Reviews for Milo's Christmas parade

Kirkus
Copyright © Kirkus Reviews, used with permission.

An opossum with a love for Christmas hoopla realizes a lifelong dream.Milos family likes the Christmas parade for all the goodies spectators drop: popcorn, nuts, candy. Milo loves the parade for its spectacle. It just so happens that Milo and his passel live near the building where the balloons and floats for the parade are designed and built. Inexplicably (to Milo), every year he is overlooked for inclusion in the parade, so finally he decides to make his dream come true himself. With a little help from his passel, he works all year long to design and build a float with a giant skiing opossum on it, to be drawn by loyal members of his passel. When the float collides with a balloon handlers rope and is destroyed, Milo is devastatedbut his passel comes through to jury-rig a new float. Racing to catch up with the parade, they come across Santas float, which has encountered problems of its own, and Santa and Milo ride to triumph together on Milos float. This quirky story features a decidedly unusual protagonist, but it meanders. Palmers line-and-color cartoons are frequently hard to parse, unable to fully shoulder the narrative load left by openings in the sparse, wry text. Occasional footnotes offer some explanation but not enough to carry readers seamlessly through the story. Santa presents White; other parade workers and participants are diverse. (This book was reviewed digitally with 8.5-by-21-inch double-page spreads viewed at 68.6% of actual size.)Doesnt quite make it despite an abundance of enthusiasm. (Picture book. 5-8) Copyright Kirkus Reviews, used with permission.


Kirkus
Copyright © Kirkus Reviews, used with permission.

An opossum with a love for Christmas hoopla realizes a lifelong dream. Milo’s family likes the Christmas parade for all the goodies spectators drop: popcorn, nuts, candy. Milo loves the parade for its spectacle. It just so happens that Milo and his passel live near the building where the balloons and floats for the parade are designed and built. Inexplicably (to Milo), every year he is overlooked for inclusion in the parade, so finally he decides to make his dream come true himself. With a little help from his passel, he works all year long to design and build a float with a giant skiing opossum on it, to be drawn by loyal members of his passel. When the float collides with a balloon handler’s rope and is destroyed, Milo is devastated—but his passel comes through to jury-rig a new float. Racing to catch up with the parade, they come across Santa’s float, which has encountered problems of its own, and Santa and Milo ride to triumph together on Milo’s float. This quirky story features a decidedly unusual protagonist, but it meanders. Palmer’s line-and-color cartoons are frequently hard to parse, unable to fully shoulder the narrative load left by openings in the sparse, wry text. Occasional footnotes offer some explanation but not enough to carry readers seamlessly through the story. Santa presents White; other parade workers and participants are diverse. (This book was reviewed digitally with 8.5-by-21-inch double-page spreads viewed at 68.6% of actual size.) Doesn’t quite make it despite an abundance of enthusiasm. (Picture book. 5-8) Copyright © Kirkus Reviews, used with permission.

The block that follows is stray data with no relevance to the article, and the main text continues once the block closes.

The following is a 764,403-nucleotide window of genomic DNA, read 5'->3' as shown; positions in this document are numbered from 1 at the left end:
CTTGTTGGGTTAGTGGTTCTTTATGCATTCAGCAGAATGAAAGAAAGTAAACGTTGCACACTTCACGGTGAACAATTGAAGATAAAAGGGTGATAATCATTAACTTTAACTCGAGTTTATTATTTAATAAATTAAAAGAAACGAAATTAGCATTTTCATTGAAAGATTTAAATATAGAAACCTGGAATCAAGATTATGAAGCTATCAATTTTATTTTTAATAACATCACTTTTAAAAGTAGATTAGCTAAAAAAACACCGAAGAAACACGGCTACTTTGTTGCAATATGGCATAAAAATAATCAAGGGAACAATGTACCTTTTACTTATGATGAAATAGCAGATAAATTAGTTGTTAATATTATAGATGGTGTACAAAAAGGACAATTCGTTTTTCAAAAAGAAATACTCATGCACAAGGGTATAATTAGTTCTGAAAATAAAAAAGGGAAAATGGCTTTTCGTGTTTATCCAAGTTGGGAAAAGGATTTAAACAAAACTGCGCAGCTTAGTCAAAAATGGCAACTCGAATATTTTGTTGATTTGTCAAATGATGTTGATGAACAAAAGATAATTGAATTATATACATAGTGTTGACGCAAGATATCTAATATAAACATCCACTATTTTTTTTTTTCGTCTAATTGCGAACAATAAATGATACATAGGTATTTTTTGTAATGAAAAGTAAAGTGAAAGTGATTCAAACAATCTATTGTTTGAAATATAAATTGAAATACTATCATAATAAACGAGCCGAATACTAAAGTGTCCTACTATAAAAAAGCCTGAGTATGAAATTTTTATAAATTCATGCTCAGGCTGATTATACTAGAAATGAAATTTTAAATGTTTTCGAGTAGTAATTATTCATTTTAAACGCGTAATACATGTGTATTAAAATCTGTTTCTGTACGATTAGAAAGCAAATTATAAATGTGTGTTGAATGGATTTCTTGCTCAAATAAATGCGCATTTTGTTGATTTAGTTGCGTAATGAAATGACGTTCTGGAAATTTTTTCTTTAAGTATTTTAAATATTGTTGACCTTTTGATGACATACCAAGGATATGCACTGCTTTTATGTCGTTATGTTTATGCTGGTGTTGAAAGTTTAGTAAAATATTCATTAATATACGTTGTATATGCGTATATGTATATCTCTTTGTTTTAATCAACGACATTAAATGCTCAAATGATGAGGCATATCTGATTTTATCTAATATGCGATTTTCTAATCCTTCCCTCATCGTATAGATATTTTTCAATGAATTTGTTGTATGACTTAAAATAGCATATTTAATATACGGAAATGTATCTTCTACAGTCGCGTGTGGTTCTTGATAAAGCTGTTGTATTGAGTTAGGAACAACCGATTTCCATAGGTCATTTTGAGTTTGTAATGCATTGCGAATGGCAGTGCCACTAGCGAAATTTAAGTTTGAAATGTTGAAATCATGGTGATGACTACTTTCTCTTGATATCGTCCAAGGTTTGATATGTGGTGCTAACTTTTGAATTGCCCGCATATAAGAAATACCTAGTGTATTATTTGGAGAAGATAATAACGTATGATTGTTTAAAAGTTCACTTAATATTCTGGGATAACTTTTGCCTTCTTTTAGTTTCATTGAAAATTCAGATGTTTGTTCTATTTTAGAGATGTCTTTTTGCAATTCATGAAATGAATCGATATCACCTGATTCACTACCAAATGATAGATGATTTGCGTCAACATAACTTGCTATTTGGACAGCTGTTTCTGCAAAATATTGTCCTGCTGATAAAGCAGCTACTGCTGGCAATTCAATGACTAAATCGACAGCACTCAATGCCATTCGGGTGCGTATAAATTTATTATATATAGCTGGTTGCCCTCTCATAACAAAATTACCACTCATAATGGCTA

Publishers Weekly
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Palmer, who has designed and built floats and balloons for the Macy’s Thanksgiving Day Parade, imbues her hero, a scrappy little opossum, with similar aspirations in this festive tale. This year, Milo decides to “take matters into his own paws” and realize his dream of joining the Christmas parade. In bustling mixed-media illustrations that incorporate diverting details, the author-illustrator shows Milo, assisted by his familial passel of possums, determinedly building a float bed (tail wrapped around tools) and trimming his costume (a pincushion perched on his head). On parade day, his float is upended when it gets caught in ropes tethering a helium balloon, but Milo springs back into action, on the fly constructing a sturdier, sleeker model that “rocketed down the road on pure passel power.” Meshing Christmas, parade, and animal themes, Palmer gives triple kid appeal to her festively hued story, which culminates in well-deserved triumph for Milo. Ages 4–8. (Oct.)

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